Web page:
When we think of marketing, we often think of big-name product-based companies like Apple or Google. We think of tangible objects that we can see, touch and use for years to come. But the global services market — including IT services, management services and marketing services — is a multi-billion dollar industry, and marketing intangible products is an entirely different beast.
Unlike physical goods, which have an obvious and immediate use case, services can't be marketed in the traditional way. Software companies have the advantage of product-led growth, as free trials are a great way to let your product sell itself. But in the services industry, there's no true equivalent of a "free sample," and so you can't sell a service the same way you sell a physical product.
At the end of the day, your product is your people, knowledge and expertise. You're selling an experience with the promise of results. And that means that service marketing has much higher stakes; in the U.S., 33 percent of consumers say they’d consider switching companies after just a single instance of poor service.
So how do you convince prospects of the value of your service without tangible proof?
Service Marketing: Your Product is Your People
Service companies need to make sure that their marketing content reflects the knowledge of their people, the experience of working with them and the outcomes that they can produce. Don't focus solely on the amount of revenue growth you can provide, because realistically, your competitors could likely drive the same amount of revenue growth if they're using similar tactics. Instead, reinforce the authority of your people and give your prospects a taste of what it will be like to work with your company.
Part of that reinforcement means including human elements in all your marketing materials. For example, at New Breed, we were originally hesitant to place pictures of our employees on our website. Our company is made up of a fair amount of young people, and we didn't want prospects to feel apprehensive about our expertise due to our age — but then we realized that our demographics are one of our strengths! Our people are young, bright and innovative, and that's part of what makes the experience of working with us so appealing to many of our clients.
Sharing these human elements can be as simple as maintaining a robust, active online presence. Include a profile page on your website with fun facts about your people and their expertise, so prospects can get to know who they'll be working with before ever entering a sales conversation. Make sure your employees are active on relevant social media platforms like LinkedIn, Twitter and Facebook, depending on where your prospects spend time online.
Translating Intangible Elements Into Tangible Marketing Content
Although the service you provide cannot be tested out in the same way that a physical good can, there are ways to provide tangible, immediate value to your prospects that will convince them of your expertise. A comprehensive blog or resource library can provide educational content and build credibility for your brand.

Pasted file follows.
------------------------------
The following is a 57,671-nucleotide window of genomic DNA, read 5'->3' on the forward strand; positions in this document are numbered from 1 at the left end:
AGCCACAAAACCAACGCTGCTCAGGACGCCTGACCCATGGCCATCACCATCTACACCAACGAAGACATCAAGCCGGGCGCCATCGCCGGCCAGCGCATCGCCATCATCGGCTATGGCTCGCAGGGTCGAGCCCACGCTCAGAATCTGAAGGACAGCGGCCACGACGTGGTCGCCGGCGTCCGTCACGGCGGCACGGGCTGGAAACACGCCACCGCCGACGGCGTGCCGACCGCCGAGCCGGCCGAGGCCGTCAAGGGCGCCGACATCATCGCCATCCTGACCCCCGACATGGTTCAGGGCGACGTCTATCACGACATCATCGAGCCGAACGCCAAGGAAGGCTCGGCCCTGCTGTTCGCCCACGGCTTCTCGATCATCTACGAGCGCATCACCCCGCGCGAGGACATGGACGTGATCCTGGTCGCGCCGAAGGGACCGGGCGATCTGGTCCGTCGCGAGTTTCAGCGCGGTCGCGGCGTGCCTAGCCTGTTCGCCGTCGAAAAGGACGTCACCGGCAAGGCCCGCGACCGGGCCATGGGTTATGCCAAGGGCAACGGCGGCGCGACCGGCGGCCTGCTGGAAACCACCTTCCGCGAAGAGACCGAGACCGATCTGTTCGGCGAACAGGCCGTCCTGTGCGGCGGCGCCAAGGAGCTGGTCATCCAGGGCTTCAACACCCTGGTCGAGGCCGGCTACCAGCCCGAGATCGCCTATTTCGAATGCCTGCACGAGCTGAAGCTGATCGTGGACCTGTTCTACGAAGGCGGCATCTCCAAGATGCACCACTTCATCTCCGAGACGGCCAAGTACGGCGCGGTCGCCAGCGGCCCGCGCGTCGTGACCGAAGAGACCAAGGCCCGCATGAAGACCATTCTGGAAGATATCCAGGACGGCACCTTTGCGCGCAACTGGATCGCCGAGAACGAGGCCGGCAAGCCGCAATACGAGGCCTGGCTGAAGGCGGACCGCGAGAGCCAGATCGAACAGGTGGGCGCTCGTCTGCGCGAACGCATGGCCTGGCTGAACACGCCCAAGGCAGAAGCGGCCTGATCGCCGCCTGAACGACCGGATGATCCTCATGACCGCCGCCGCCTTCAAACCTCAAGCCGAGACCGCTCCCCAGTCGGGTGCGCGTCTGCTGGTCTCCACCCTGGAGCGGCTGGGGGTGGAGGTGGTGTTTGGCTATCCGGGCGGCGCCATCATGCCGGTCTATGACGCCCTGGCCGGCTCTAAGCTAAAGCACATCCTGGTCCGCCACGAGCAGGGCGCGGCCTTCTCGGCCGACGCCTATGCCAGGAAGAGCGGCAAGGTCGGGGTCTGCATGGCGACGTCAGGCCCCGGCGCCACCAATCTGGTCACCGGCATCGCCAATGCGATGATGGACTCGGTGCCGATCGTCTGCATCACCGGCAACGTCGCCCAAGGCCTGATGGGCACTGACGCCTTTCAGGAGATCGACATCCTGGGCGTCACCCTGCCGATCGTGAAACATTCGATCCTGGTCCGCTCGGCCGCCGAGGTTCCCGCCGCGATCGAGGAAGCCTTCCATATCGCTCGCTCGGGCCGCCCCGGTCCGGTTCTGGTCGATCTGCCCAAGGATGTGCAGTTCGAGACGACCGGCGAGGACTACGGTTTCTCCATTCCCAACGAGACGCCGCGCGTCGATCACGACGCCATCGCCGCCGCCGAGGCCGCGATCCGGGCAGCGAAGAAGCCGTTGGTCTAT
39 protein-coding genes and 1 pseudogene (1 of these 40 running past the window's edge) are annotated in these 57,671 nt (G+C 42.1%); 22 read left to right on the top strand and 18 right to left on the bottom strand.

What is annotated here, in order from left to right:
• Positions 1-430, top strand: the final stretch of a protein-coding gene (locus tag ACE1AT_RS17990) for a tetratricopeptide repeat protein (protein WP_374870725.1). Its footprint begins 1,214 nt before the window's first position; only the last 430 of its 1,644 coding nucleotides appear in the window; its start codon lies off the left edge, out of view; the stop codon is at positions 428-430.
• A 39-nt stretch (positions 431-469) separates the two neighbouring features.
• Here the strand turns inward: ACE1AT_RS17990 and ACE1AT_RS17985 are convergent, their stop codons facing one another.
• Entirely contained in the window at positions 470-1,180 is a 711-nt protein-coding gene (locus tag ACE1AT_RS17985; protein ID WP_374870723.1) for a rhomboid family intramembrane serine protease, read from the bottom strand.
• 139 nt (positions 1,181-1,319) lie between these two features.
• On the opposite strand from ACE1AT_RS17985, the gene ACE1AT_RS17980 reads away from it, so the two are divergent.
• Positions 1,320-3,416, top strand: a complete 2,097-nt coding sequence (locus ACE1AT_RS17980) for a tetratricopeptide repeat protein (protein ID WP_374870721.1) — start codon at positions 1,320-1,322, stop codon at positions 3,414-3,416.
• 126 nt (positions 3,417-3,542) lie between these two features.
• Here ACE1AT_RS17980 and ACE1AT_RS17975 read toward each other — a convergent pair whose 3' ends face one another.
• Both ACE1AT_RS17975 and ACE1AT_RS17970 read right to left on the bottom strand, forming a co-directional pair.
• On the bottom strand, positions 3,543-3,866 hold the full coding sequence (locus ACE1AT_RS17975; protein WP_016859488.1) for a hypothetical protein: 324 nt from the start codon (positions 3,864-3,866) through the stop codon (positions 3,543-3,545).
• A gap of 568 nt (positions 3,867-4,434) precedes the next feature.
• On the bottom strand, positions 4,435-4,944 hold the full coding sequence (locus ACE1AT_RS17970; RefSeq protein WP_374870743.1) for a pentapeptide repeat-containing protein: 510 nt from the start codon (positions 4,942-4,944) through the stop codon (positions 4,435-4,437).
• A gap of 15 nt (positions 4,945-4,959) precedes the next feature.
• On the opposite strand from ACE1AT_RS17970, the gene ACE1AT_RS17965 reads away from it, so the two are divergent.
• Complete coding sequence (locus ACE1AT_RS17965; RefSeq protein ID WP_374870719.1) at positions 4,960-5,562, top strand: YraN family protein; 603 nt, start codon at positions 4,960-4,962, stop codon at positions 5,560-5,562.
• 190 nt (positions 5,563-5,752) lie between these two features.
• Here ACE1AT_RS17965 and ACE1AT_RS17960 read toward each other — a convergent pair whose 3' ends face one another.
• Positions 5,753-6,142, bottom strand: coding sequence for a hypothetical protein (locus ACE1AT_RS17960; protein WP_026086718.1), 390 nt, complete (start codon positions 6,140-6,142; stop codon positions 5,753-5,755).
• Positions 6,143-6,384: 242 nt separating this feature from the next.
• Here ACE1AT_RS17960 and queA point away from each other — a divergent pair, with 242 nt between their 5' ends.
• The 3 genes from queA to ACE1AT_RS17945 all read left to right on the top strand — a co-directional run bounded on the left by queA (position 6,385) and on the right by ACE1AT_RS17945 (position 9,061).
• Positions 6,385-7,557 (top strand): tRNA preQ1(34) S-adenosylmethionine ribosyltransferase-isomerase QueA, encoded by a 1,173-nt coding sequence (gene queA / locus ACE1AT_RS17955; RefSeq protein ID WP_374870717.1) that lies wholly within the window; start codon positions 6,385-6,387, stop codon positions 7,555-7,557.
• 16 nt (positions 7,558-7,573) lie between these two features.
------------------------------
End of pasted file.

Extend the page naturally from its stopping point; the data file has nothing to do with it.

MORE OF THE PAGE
Sprinkle in the human element by featuring real subject matter experts from your company. For example, rather than a text-based guide or a white paper, create a video guide with one of your employees discussing the topic with the same depth, patience and enthusiasm they'd use to present to a client.
Exemplify what your service can do with case studies and testimonials. Even though you can't send your prospects a free sample of your product, previous and existing clients can attest to your expertise.
Depending on the type of services you offer, the closest you might get to a free sample or a "freemium" marketing model is through free assessments or consultations. By giving prospects the chance to work with one of your employees on a small project for free, they can get a real taste of what it's like to work with your team and decide for themselves whether or not you'd be a good fit.
Follow Through to Create Brand Evangelists
Unlike product marketing, which often leads to a one-time sale, service marketing has the potential to lead to successful, long-term engagements with customers who become evangelists of your brand. Evangelists can work wonders for revenue growth; reviews, social shares and word-of-mouth marketing by the right customer can help skyrocket your sales.
But nurturing your customers into evangelists requires setting realistic expectations, delivering great customer service and marketing to existing clients as if they were new leads. During the service marketing process, one of the biggest mistakes you can make is over-promising on the outcomes of a service engagement and under-selling the experience. Be realistic about what you can deliver, but use the unique strengths of your people — such as excellent project management, 24/7 technical support or a friendly, casual workplace culture — as selling points for a top-notch experience.
Bottom line: Selling a service might be trickier than selling a tangible product, but an effective service marketing strategy can set the foundation for happy clients, long-term revenue growth and a reputation that elevates your brand above the rest.